My scholarly interests are focused on issues of global citizenship, elite education, international (im)mobility and migration and political economy of global cities. I am exploring the convergence and divergence of the global and the local when it comes to the mechanisms of inequality in education, migration, and access to urban infrastructure.

My book project, “Destination Diploma: How Chinese Upper-Middle Class Families ‘Outsource’ Secondary Education to the United States,” tells a story of a transnational intergenerational class-making project through “outsourcing” elite education, and documents the identity formation, trajectories, and aspirations of teenage student migrants—the “parachute generation”–amid the global uncertainties of geopolitical tensions and an ongoing pandemic. It engages with a triple analytical framework of transnational elite education, the rising global middle class, and the ongoing negotiation of citizenship, membership, and identities across borders.


Tu, Siqi. (Under Contract, Columbia University Press). Destination Diploma: How Chinese Upper-MiddleClass Families “Outsource” Secondary Education to the United States.

Atterberry, Adrienne Lee, Derrace Garfield McCallum, Siqi Tu, and Amy Lutz. (Guest editors; Forthcoming, Emerald Group Publishing). Children and Youths’ Transnational Mobility in an Ever- Changing Global Landscape. (Sociological Studies of Children and Youth Vol: 29.)

Recent publication:

Siqi Tu. 2021. “In search of the ‘best’ option: American private secondary education for upper-middle-class Chinese teenagers.” Current Sociology.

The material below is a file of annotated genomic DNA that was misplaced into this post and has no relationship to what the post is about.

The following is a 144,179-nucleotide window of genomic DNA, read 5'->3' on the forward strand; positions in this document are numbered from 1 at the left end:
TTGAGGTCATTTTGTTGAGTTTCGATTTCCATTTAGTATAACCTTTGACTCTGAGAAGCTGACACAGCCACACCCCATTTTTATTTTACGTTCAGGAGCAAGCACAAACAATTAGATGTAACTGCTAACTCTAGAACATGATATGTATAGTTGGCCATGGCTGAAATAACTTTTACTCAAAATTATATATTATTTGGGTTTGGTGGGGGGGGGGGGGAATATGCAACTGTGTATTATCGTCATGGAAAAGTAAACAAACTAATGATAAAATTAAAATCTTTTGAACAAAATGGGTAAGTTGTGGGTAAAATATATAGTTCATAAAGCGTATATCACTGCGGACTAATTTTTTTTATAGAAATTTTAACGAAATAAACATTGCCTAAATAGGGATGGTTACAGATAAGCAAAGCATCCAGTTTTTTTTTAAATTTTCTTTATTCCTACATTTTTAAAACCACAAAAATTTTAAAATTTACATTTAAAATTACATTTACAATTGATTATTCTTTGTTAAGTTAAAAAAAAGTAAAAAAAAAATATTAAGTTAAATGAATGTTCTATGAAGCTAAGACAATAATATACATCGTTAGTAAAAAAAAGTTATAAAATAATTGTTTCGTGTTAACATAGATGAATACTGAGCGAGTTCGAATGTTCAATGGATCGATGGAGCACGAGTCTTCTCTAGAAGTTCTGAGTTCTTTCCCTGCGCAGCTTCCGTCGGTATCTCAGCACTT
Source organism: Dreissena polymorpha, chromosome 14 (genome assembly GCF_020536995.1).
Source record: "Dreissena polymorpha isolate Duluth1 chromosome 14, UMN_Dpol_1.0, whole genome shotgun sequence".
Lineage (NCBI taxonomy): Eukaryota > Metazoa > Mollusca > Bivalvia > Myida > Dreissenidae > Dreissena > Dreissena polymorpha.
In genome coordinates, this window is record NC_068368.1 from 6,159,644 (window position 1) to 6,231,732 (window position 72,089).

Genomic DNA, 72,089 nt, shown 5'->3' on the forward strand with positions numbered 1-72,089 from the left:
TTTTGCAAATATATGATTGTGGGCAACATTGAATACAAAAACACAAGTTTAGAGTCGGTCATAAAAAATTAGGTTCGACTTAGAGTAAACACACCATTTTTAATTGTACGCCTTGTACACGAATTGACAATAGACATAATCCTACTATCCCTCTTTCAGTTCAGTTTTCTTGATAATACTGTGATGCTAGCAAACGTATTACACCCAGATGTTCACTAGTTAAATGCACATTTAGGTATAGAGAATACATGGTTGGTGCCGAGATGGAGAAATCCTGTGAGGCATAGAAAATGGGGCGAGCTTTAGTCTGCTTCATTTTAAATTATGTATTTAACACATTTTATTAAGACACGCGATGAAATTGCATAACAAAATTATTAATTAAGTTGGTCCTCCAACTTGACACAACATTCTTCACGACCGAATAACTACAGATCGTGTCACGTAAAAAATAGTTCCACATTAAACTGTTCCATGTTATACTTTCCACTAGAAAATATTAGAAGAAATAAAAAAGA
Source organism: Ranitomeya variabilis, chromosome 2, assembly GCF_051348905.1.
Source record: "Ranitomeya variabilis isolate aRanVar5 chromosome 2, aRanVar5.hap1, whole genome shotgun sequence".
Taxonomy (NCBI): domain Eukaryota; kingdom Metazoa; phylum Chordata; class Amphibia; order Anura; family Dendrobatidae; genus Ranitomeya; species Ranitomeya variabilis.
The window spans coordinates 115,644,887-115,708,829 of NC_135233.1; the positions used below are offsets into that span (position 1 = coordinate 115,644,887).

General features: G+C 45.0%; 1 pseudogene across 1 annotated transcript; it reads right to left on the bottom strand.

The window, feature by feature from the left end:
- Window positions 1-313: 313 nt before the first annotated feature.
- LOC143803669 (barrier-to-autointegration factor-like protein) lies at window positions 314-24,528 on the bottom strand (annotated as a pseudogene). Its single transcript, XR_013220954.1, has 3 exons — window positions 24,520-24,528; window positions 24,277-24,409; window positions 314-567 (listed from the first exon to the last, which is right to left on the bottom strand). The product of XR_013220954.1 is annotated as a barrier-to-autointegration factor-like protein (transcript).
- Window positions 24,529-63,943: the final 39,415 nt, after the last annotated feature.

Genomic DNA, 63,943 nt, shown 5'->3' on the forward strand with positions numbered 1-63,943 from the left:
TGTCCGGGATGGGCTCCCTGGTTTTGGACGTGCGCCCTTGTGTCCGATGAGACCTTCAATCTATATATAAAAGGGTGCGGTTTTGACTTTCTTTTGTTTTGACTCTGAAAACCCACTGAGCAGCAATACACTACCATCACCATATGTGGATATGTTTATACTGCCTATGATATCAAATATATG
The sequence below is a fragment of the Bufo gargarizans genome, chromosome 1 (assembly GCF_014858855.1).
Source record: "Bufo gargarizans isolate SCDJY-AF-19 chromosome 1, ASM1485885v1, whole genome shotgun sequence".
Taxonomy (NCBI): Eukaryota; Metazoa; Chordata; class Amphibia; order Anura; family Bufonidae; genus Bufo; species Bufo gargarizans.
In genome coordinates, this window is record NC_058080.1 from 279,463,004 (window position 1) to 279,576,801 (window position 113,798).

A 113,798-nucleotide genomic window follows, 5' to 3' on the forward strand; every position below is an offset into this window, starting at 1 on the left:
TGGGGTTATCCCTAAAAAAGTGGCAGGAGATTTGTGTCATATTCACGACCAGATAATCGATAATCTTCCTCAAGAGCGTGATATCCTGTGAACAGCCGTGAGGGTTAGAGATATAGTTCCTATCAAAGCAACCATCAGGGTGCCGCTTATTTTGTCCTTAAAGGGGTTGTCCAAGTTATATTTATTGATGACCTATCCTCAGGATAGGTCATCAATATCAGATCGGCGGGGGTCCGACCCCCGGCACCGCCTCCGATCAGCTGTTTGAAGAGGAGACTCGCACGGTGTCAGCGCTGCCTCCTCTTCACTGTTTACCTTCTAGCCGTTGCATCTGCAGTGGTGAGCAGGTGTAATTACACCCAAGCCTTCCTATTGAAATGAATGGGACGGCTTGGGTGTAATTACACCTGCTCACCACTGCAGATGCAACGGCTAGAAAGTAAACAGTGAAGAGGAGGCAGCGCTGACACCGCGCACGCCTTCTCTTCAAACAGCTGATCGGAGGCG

Elliott-Negri, Luke, Siqi Tu, Wenjuan Zheng, and Mary Clare Lennon. 2021. “Hope, Emotional Charges, and Online Action: An Experimental Study of the DREAM Act.”, Social Problems.

Tu, Siqi. 2018. “Shanghai’s West Bund Cultural Corridor Exemplifies the Opportunities and Risks of State-Driven Cultural Development”, Metropolitics, 8 May.

Other projects:

The Local Implementation of the DACA program

I worked as a research assistant for this project from fall 2015 to 2019. This project uses a comparative case study approach to examine the role that distinct local actors are playing in the implementation of DACA in four central cities: Houston, New York City, San Francisco, and San Jose.

Center for Migration Studies’ Democratizing Data Initiative

I worked with CMS to compile estimates on the size and characteristics of the US unauthorized and naturalization-eligible populations at national, state and sub-state levels